Riemannian manifolds

    For any smooth function f on a Riemannian manifold (M, g), the gradient of f is the vector field ∇f such that for any vector field X, 1. g ( ∇ f , X ) = ∂ X f , {\\displaystyle g(\ abla f,X)=\\partial _{X}f,} that is, 1. g x ( ( ∇ f ) x , X x ) = ( ∂ X f ) ( x ) , {\\displaystyle g_{x}{\\big (}(\ abla f)_{x},X_{x}{\\big )}=(\\partial _{X}f)(x),} where gx( , ) denotes the inner product of tangent vectors at x defined by the metric g and ∂X f is the function that takes any point x ∈ M to the directio...

    Bachman, David (2007), Advanced Calculus Demystified, New York: McGraw-Hill, ISBN 978-0-07-148121-2
    Beauregard, Raymond A.; Fraleigh, John B. (1973), A First Course In Linear Algebra: with Optional Introduction to Groups, Rings, and Fields, Boston: Houghton Mifflin Company, ISBN 0-395-14017-X
    Downing, Douglas, Ph.D. (2010), Barron's E-Z Calculus, New York: Barron's, ISBN 978-0-7641-4461-5
    Dubrovin, B. A.; Fomenko, A. T.; Novikov, S. P. (1991). Modern Geometry—Methods and Applications: Part I: The Geometry of Surfaces, Transformation Groups, and Fields. Graduate Texts in Mathematics...

    Korn, Theresa M.; Korn, Granino Arthur (2000). Mathematical Handbook for Scientists and Engineers: Definitions, Theorems, and Formulas for Reference and Review. Dover Publications. pp. 157–160. ISB...

    "Gradient". Khan Academy.
    Kuptsov, L.P. (2001) [1994], "Gradient", Encyclopedia of Mathematics, EMS Press.
    Weisstein, Eric W. "Gradient". MathWorld.
  2. Unicharm - Wikipedia

    Unicharm Corporation (ユニ·チャーム株式会社, Yuni Chāmu kabushiki kaisha) is a Japanese company that manufactures disposable hygiene products, household cleaning products, specializing in the manufacture of diapers for both babies and adult ...

    • February 10, 1961; 60 years ago
    • Mita, Minato, Tokyo, 108-0073, Japan
    • 16,207 (as of December 31, 2018)
    • JPY 688.2 (FY 2018)
  3. Crystal - Wikipedia
    • Crystal Structure
    • Crystal Faces and Shapes
    • Occurrence in Nature
    • Polymorphism and Allotropy
    • Crystallization
    • Defects, Impurities, and Twinning
    • Chemical Bonds
    • Quasicrystals
    • Special Properties from Anisotropy
    • Crystallography

    The scientific definition of a "crystal" is based on the microscopic arrangement of atoms inside it, called the crystal structure. A crystal is a solid where the atoms form a periodic arrangement. (Quasicrystals are an exception, see below). Not all solids are crystals. For example, when liquid water starts freezing, the phase change begins with small ice crystals that grow until they fuse, forming a polycrystalline structure. In the final block of ice, each of the small crystals (called "crystallites" or "grains") is a true crystal with a periodic arrangement of atoms, but the whole polycrystal does not have a periodic arrangement of atoms, because the periodic pattern is broken at the grain boundaries. Most macroscopic inorganic solids are polycrystalline, including almost all metals, ceramics, ice, rocks, etc. Solids that are neither crystalline nor polycrystalline, such as glass, are called amorphous solids, also called glassy, vitreous, or noncrystalline. These have no periodic...

    Crystals are commonly recognized by their shape, consisting of flat faces with sharp angles. These shape characteristics are not necessaryfor a crystal—a crystal is scientifically defined by its microscopic atomic arrangement, not its macroscopic shape—but the characteristic macroscopic shape is often present and easy to see. Euhedral crystals are those with obvious, well-formed flat faces. Anhedralcrystals do not, usually because the crystal is one grain in a polycrystalline solid. The flat faces (also called facets) of a euhedral crystal are oriented in a specific way relative to the underlying atomic arrangement of the crystal: they are planes of relatively low Miller index. This occurs because some surface orientations are more stable than others (lower surface energy). As a crystal grows, new atoms attach easily to the rougher and less stable parts of the surface, but less easily to the flat, stable surfaces. Therefore, the flat surfaces tend to grow larger and smoother, until...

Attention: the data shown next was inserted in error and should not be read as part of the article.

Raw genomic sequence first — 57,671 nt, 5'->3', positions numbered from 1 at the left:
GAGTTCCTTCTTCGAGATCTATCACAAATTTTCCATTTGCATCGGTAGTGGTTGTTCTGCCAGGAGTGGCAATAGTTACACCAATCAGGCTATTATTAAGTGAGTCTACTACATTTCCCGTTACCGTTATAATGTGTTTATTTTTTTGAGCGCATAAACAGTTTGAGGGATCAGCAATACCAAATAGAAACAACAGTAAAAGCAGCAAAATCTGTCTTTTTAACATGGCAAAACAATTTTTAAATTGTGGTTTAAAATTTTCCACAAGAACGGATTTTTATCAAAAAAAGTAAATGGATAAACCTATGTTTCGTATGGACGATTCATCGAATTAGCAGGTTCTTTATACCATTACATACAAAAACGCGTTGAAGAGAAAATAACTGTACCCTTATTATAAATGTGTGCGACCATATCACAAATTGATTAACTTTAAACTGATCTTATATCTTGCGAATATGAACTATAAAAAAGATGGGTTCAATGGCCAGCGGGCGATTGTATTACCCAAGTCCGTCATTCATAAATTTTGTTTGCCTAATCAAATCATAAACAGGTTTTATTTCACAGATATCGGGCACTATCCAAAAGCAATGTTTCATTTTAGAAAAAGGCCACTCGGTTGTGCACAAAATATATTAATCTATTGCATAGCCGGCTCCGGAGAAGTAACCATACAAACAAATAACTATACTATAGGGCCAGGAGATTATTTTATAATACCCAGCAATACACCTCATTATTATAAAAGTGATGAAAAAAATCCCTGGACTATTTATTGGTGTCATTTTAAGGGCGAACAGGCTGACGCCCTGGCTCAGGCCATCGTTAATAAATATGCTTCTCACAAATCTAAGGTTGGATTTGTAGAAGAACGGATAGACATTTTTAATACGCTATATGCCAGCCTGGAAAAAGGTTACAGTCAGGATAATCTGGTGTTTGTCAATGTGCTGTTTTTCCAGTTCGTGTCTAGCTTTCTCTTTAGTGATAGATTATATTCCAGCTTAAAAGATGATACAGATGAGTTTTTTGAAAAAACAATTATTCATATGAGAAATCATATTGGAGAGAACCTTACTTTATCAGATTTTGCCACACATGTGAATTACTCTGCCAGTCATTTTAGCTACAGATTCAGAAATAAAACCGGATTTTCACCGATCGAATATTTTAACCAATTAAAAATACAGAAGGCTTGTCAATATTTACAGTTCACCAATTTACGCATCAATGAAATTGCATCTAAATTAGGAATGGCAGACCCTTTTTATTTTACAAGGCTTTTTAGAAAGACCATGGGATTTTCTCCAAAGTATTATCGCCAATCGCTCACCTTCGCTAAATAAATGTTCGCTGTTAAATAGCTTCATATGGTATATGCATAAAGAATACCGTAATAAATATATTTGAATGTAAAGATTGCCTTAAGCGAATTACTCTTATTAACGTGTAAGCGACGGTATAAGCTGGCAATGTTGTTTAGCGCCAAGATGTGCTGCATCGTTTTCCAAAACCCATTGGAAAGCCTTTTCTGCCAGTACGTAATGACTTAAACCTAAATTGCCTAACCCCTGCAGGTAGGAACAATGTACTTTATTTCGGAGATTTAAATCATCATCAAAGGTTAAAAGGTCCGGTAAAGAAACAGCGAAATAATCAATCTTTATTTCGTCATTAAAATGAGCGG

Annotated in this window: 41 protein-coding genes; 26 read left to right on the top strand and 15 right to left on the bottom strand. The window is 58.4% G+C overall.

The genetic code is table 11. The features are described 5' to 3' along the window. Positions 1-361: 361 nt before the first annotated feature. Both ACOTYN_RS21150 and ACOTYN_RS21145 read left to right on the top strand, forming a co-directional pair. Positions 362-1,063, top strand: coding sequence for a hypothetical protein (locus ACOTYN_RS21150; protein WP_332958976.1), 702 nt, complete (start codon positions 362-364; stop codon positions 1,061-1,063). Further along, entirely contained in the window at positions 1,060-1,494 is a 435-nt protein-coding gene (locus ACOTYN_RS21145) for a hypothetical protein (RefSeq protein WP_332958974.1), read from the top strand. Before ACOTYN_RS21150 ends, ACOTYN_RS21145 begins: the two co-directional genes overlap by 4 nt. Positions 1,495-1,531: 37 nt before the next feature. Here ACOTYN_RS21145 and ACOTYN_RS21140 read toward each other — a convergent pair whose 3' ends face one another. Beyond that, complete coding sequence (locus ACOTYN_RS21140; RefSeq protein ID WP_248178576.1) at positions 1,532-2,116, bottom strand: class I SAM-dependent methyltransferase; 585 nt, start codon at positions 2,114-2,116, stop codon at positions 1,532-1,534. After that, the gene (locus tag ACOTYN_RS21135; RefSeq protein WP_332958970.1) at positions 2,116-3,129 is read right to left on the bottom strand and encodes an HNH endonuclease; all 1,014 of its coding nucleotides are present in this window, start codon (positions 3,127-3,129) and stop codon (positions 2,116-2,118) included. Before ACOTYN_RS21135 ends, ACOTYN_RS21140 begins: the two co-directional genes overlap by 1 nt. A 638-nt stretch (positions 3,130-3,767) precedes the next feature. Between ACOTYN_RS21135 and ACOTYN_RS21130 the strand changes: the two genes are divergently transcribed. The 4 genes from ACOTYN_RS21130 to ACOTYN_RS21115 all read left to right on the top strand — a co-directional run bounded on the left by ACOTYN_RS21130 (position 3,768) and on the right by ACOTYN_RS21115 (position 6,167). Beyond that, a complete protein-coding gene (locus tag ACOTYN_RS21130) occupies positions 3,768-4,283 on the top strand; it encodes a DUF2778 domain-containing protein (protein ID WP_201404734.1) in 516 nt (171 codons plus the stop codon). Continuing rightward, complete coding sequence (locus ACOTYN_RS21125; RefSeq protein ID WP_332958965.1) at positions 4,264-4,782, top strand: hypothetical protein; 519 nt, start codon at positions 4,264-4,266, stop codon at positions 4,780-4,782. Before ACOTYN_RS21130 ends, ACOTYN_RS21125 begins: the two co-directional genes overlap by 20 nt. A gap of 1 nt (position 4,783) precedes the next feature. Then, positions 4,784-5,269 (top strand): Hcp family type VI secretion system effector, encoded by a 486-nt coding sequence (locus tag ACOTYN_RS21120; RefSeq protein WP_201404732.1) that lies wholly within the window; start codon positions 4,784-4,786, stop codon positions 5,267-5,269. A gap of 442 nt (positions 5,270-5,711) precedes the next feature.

By volume and weight, the largest concentrations of crystals in the Earth are part of its solid bedrock. Crystals found in rocks typically range in size from a fraction of a millimetre to several centimetres across, although exceptionally large crystals are occasionally found. As of 1999[update], the world's largest known naturally occurring crystal is a crystal of beryl from Malakialina, Madagascar, 18 m (59 ft) long and 3.5 m (11 ft) in diameter, and weighing 380,000 kg (840,000 lb). Some c...


    Water-based ice in the form of snow, sea ice, and glaciers are common crystalline/polycrystalline structures on Earth and other planets. A single snowflake is a single crystal or a collection of crystals, while an ice cube is a polycrystal.

    Organigenic crystals

    Many living organisms are able to produce crystals, for example calcite and aragonite in the case of most molluscs or hydroxylapatite in the case of vertebrates.

    The same group of atoms can often solidify in many different ways. Polymorphism is the ability of a solid to exist in more than one crystal form. For example, water ice is ordinarily found in the hexagonal form Ice Ih, but can also exist as the cubic Ice Ic, the rhombohedral ice II, and many other forms. The different polymorphs are usually called different phases. In addition, the same atoms may be able to form noncrystalline phases. For example, water can also form amorphous ice, while SiO2 can form both fused silica (an amorphous glass) and quartz(a crystal). Likewise, if a substance can form crystals, it can also form polycrystals. For pure chemical elements, polymorphism is known as allotropy. For example, diamond and graphite are two crystalline forms of carbon, while amorphous carbonis a noncrystalline form. Polymorphs, despite having the same atoms, may have wildly different properties. For example, diamond is among the hardest substances known, while graphite is so soft tha...